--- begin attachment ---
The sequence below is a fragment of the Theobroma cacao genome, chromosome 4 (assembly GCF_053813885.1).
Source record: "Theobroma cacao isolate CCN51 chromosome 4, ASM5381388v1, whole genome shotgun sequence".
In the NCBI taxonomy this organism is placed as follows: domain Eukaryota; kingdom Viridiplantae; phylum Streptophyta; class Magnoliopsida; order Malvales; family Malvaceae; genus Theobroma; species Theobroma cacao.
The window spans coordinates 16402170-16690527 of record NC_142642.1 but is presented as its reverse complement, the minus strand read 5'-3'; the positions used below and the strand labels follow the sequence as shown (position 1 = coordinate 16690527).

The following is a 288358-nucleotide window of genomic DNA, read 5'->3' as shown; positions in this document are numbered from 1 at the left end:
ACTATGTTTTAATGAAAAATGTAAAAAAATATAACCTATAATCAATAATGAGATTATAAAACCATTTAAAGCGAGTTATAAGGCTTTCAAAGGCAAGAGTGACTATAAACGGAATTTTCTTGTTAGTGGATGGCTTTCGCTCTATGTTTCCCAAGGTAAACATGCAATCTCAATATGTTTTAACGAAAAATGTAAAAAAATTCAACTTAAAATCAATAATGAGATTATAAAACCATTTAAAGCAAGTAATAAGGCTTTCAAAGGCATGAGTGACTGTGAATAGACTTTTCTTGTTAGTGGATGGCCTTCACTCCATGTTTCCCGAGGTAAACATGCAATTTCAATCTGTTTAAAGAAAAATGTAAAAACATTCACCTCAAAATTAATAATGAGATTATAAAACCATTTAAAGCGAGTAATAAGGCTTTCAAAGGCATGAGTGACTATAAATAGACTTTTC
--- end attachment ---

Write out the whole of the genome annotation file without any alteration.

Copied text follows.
The sequence below is a fragment of the Theobroma cacao genome, chromosome 4 (assembly GCF_053813885.1).
Source record: "Theobroma cacao isolate CCN51 chromosome 4, ASM5381388v1, whole genome shotgun sequence".
In the NCBI taxonomy this organism is placed as follows: domain Eukaryota; kingdom Viridiplantae; phylum Streptophyta; class Magnoliopsida; order Malvales; family Malvaceae; genus Theobroma; species Theobroma cacao.
The window spans coordinates 16402170-16690527 of record NC_142642.1 but is presented as its reverse complement, the minus strand read 5'-3'; the positions used below and the strand labels follow the sequence as shown (position 1 = coordinate 16690527).

The following is a 288358-nucleotide window of genomic DNA, read 5'->3' as shown; positions in this document are numbered from 1 at the left end:
ACTATGTTTTAATGAAAAATGTAAAAAAATATAACCTATAATCAATAATGAGATTATAAAACCATTTAAAGCGAGTTATAAGGCTTTCAAAGGCAAGAGTGACTATAAACGGAATTTTCTTGTTAGTGGATGGCTTTCGCTCTATGTTTCCCAAGGTAAACATGCAATCTCAATATGTTTTAACGAAAAATGTAAAAAAATTCAACTTAAAATCAATAATGAGATTATAAAACCATTTAAAGCAAGTAATAAGGCTTTCAAAGGCATGAGTGACTGTGAATAGACTTTTCTTGTTAGTGGATGGCCTTCACTCCATGTTTCCCGAGGTAAACATGCAATTTCAATCTGTTTAAAGAAAAATGTAAAAACATTCACCTCAAAATTAATAATGAGATTATAAAACCATTTAAAGCGAGTAATAAGGCTTTCAAAGGCATGAGTGACTATAAATAGACTTTTC